US Survey to determine if the Valley is sinking

September 23, 2009 9:46:28 PM PDT
The US government wants to know if constant pumping of groundwater on the Valley's west-side is causing the land to sink. The US Geological Survey has started a three-year satellite study of the area.It looks as if an earthquake hit Three Rocks in western Fresno County. The gas station started sinking into the ground decades ago. Cracks have formed in the walls. Foundations have shifted.

Land once level has dramatically dropped here. National Resources Conservation Service Soil Scientist Kerry Arroues said, "That looks maybe like 10-15 feet and it's a lot more than that over much of this area and this is just one type of the subsidence."

The Three Rocks store next door also shifted because of hydro-compaction. It closed over a year ago but used to be a fun place to visit. Mike Strmiska of Fresno explained, "It's always been at a bit of an angle since I've been here. It kind of reminds you of the Winchester Mystery house or something."

You don't find level neighborhoods here. Even Highway 33 dips and dives along an uneven path. Arroues said, "As bad as this is, this is minor compared to the extent of the subsidence of this whole band of the west side."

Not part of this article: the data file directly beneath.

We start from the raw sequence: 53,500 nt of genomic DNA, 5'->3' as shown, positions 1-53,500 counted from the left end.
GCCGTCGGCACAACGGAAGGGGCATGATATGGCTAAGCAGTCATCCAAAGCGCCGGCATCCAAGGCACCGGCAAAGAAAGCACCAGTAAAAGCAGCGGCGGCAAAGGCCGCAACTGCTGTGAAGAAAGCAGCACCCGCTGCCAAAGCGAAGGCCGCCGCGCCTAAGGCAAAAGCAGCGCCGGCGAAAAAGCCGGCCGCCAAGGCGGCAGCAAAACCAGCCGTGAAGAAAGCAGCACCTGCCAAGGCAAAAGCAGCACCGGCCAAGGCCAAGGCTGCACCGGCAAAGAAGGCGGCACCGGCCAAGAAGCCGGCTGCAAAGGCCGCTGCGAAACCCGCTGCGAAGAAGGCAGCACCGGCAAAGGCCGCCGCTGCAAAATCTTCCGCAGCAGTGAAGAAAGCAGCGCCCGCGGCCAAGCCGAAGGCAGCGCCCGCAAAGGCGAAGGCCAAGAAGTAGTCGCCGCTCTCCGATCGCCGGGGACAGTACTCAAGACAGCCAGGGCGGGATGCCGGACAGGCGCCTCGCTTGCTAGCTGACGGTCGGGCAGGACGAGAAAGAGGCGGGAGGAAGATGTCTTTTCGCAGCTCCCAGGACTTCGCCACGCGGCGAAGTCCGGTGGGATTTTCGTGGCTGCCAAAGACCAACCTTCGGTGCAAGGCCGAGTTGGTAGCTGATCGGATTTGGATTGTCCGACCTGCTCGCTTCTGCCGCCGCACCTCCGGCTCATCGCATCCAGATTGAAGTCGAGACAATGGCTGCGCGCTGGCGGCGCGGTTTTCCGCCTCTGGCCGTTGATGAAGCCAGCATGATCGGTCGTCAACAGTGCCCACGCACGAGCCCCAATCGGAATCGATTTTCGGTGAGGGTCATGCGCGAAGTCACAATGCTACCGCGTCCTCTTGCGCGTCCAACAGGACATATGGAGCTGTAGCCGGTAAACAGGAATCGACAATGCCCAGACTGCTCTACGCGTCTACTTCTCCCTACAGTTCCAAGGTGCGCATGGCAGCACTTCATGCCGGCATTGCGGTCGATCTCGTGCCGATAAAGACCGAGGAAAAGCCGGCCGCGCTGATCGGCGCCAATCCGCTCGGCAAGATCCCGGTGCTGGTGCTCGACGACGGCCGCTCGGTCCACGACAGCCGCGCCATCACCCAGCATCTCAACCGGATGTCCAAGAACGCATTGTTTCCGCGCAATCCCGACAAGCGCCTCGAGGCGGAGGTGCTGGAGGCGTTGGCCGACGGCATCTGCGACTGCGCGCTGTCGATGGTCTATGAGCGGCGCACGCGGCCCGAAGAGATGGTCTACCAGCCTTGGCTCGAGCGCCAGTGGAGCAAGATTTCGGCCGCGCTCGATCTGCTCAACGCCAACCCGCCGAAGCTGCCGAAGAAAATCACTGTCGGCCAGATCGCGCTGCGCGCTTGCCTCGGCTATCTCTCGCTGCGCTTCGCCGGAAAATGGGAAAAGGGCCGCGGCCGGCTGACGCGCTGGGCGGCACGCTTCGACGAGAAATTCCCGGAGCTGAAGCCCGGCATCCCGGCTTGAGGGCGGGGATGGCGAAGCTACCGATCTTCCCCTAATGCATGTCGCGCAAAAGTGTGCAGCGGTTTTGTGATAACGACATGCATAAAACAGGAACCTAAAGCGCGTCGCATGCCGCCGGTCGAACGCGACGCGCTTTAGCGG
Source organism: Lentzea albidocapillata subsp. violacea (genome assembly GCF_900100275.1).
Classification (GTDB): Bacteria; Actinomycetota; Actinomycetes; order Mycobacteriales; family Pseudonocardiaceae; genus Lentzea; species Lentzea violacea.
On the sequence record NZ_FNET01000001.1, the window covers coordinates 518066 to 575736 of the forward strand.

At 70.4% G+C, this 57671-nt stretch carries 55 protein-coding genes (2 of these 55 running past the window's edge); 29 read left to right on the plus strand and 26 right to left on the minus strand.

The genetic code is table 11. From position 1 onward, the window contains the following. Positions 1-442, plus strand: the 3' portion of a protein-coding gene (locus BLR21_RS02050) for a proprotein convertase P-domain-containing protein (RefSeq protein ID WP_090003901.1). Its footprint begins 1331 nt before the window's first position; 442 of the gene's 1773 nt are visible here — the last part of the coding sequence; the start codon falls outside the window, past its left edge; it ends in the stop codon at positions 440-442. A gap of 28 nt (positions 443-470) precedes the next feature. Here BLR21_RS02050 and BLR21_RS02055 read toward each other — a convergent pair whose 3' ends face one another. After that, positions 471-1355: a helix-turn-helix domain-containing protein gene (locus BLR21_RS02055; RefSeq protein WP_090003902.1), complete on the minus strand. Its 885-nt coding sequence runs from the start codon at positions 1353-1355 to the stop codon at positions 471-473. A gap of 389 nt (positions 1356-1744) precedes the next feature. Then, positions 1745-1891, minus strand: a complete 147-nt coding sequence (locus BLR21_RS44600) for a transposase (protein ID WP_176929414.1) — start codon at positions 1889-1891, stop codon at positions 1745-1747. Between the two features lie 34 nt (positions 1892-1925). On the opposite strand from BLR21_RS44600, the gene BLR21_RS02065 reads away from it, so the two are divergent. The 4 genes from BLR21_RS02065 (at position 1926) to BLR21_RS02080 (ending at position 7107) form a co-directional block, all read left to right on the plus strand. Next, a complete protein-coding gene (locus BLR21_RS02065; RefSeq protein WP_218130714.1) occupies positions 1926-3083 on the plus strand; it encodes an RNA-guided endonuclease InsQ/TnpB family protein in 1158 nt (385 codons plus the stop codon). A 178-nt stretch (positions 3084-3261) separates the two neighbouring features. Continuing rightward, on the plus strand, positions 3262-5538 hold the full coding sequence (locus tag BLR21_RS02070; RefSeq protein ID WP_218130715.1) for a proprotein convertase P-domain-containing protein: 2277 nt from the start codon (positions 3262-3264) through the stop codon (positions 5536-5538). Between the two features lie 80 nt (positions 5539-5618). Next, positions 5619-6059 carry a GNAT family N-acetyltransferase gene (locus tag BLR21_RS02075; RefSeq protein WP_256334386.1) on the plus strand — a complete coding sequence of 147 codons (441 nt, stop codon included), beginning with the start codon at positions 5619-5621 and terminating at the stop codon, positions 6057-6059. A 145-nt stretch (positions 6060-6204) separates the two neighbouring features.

Farmers are pumping full-time for every precious drop of water because of the drought and water delivery cutbacks. The US Geological Survey will use satellites to see if this area is sinking.

Sarge Green from the California Water Institute said, "When you extract groundwater too hard the material underneath loses its ability to support itself and it collapses."

A picture taken near Mendota shows the land dropped 30-feet between 1925 and 1977 because of excessive pumping. Kerry Arroues thinks it may have dipped 12-more feet since then. "I would say just this year it's gonna drop more than a foot in one year."

Of particular concern is the fear land is sagging under the California Aqueduct. Green said, "There is some local subsidence where shallower wells or the weight over the top near the surface could cause actual buckling or crunching of the aqueduct." That would cut off the water supply of millions in southern California.

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